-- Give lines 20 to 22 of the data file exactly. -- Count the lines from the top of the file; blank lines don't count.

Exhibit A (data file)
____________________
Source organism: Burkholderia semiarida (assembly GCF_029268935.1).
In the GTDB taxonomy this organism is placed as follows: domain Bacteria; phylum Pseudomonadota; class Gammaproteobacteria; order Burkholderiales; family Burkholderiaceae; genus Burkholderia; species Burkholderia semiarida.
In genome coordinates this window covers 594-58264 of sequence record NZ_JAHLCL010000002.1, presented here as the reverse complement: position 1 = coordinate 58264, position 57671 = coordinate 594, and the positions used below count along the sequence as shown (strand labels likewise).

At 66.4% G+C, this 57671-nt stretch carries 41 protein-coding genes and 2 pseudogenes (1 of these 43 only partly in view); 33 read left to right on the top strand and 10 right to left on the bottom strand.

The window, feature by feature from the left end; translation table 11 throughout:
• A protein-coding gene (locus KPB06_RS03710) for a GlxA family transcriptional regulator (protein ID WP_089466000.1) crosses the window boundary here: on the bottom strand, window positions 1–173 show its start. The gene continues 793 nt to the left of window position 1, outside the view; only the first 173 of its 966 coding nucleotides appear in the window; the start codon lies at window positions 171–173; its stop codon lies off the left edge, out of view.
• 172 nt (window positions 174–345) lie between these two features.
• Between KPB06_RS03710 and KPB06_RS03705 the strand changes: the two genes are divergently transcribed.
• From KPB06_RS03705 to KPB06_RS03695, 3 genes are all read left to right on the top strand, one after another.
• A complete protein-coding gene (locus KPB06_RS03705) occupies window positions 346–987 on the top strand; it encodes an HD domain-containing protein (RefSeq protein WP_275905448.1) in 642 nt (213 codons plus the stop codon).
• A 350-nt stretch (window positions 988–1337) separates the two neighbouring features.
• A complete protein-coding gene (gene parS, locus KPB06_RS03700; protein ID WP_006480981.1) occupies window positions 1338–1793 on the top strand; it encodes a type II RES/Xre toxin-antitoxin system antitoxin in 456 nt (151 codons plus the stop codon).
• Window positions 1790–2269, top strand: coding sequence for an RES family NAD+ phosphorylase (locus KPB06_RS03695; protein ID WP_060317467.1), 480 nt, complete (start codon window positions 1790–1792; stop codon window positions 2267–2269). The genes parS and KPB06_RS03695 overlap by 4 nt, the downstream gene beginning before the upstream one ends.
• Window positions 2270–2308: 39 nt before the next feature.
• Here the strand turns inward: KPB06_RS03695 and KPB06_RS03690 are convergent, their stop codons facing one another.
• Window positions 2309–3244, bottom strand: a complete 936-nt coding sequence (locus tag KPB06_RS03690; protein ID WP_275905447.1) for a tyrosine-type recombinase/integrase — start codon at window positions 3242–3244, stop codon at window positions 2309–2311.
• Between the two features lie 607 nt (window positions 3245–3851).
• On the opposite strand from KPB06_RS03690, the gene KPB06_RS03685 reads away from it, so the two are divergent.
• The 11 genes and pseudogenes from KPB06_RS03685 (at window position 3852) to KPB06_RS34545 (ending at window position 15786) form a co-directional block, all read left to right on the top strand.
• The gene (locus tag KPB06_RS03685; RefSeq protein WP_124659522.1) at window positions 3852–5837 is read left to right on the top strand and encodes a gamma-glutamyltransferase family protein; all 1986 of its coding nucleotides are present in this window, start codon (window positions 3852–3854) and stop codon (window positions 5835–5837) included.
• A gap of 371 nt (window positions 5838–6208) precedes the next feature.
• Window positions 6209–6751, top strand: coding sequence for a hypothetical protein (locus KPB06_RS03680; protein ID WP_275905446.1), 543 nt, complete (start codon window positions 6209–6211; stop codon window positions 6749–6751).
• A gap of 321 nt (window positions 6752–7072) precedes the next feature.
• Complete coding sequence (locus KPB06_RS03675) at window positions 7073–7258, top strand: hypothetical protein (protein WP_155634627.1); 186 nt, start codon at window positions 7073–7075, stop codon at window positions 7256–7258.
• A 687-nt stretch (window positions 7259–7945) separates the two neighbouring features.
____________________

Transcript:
• The gene (locus tag KPB06_RS03685; RefSeq protein WP_124659522.1) at window positions 3852–5837 is read left to right on the top strand and encodes a gamma-glutamyltransferase family protein; all 1986 of its coding nucleotides are present in this window, start codon (window positions 3852–3854) and stop codon (window positions 5835–5837) included.
• A gap of 371 nt (window positions 5838–6208) precedes the next feature.
• Window positions 6209–6751, top strand: coding sequence for a hypothetical protein (locus KPB06_RS03680; protein ID WP_275905446.1), 543 nt, complete (start codon window positions 6209–6211; stop codon window positions 6749–6751).